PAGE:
The helminth community of Tropidurus torquatus (Squamata: Tropiduridae) from a rocky outcrop area located in the state of Minas Gerais, southeastern Brazil, was studied. Ninety-two of the 110 individuals examined (83.6%) harbored helminths. Five species were found, including 3 nematodes (Physaloptera lutzi, Parapharyngodon bainae, and Oswaldofilaria chabaudi), 1 unidentified cestode species, and 1 acanthocephalan cystacanth also not identified. Only the nematode species had sufficient data to perform ecological analysis, with P. lutzi exhibiting the highest prevalence (67.3%). Prevalence between male and female hosts differed only for Oswaldofilaria chabaudi, with males exhibiting the highest values. The intensities of infection by P. lutzi and O. chabaudi were different among male and female hosts, with males also exhibiting the highest values. The host body size was positively related to intensity of infection for all nematode species. Local seasonality had some influence on the helminth community structure. Host diet, sexual dimorphism, and behavior (territorialism, forage strategy) represented important factors for the structure of this parasite community. In general, the helminth community was species poor, depauperate, and non-interactive, representing a typical structure observed in lizard hosts.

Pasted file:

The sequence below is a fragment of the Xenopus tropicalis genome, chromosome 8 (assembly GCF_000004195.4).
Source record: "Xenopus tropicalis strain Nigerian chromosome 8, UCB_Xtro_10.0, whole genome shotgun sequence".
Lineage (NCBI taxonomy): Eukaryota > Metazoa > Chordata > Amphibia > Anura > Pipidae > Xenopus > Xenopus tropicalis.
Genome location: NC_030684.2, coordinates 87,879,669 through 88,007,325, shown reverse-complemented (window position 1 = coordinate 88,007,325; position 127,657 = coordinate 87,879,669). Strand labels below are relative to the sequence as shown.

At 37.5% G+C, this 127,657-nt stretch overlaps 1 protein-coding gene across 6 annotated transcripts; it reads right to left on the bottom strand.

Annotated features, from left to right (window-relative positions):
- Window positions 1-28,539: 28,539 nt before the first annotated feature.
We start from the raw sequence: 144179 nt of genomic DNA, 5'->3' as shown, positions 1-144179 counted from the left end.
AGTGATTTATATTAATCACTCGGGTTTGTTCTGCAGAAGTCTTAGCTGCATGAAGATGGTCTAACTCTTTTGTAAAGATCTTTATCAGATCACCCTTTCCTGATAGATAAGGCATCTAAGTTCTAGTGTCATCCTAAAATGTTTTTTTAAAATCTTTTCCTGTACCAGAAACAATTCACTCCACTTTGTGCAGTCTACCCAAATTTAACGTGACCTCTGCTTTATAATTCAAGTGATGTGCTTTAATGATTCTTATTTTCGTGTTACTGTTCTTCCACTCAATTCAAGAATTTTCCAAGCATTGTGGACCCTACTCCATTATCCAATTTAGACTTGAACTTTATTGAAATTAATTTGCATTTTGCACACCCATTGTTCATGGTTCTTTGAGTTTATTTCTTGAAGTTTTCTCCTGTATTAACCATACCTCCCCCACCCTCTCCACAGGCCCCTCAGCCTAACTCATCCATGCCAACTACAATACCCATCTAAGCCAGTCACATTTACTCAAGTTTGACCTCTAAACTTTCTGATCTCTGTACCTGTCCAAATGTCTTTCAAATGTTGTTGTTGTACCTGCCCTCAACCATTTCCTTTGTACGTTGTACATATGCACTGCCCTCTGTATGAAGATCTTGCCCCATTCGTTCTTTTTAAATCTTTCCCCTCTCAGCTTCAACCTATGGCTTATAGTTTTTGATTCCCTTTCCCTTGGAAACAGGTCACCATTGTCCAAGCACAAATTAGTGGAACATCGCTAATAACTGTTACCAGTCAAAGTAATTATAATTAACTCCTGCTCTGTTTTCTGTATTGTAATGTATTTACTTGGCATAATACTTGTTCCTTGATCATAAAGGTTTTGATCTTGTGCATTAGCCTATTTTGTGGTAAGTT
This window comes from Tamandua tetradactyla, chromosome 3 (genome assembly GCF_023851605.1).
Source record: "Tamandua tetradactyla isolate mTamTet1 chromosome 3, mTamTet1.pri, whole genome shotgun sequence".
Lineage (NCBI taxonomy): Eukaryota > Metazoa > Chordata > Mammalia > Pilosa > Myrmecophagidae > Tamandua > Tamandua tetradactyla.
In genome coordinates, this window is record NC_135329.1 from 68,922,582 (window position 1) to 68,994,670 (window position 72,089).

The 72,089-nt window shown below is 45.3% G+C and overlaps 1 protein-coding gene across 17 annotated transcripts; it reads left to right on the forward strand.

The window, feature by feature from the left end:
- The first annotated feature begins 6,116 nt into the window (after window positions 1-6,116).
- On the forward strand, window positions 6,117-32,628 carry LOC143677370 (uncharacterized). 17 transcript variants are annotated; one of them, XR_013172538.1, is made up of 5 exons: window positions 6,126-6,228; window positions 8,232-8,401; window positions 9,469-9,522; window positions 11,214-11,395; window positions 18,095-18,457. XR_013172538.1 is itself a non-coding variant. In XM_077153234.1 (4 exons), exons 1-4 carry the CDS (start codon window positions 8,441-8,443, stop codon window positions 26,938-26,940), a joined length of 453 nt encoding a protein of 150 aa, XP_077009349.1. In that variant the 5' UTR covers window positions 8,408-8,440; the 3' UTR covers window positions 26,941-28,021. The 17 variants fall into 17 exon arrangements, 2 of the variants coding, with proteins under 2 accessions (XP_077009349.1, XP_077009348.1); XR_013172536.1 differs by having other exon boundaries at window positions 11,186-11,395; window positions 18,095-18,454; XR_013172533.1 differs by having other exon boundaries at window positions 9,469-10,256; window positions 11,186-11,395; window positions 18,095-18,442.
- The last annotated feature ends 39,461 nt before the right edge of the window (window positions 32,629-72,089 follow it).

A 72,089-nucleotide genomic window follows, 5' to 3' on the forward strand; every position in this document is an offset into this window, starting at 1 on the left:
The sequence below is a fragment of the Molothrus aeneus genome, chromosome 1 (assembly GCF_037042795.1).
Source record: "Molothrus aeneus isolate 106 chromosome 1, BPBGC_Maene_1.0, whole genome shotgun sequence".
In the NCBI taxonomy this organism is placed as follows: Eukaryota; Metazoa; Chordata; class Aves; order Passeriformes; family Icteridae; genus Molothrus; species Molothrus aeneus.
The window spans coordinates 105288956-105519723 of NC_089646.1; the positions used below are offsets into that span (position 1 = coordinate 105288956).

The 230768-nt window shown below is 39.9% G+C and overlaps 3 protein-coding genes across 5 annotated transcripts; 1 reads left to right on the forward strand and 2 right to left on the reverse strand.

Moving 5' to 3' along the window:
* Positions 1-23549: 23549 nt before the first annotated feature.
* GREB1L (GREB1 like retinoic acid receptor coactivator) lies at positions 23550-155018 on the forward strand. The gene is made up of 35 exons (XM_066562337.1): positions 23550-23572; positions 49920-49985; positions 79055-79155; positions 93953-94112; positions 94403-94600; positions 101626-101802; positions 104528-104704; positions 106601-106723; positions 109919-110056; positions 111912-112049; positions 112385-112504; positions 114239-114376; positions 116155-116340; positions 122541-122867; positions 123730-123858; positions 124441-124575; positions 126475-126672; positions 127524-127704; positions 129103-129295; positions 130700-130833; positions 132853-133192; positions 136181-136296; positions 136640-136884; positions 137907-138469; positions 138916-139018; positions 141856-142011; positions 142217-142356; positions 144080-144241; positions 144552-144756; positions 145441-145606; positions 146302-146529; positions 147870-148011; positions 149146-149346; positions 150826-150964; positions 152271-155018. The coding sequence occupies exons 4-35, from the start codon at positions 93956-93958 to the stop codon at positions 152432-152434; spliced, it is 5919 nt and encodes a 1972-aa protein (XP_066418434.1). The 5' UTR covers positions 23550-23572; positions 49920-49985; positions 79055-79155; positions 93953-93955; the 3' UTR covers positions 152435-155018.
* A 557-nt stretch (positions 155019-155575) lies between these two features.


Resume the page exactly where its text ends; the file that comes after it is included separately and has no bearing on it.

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Vol. 98 • No. 1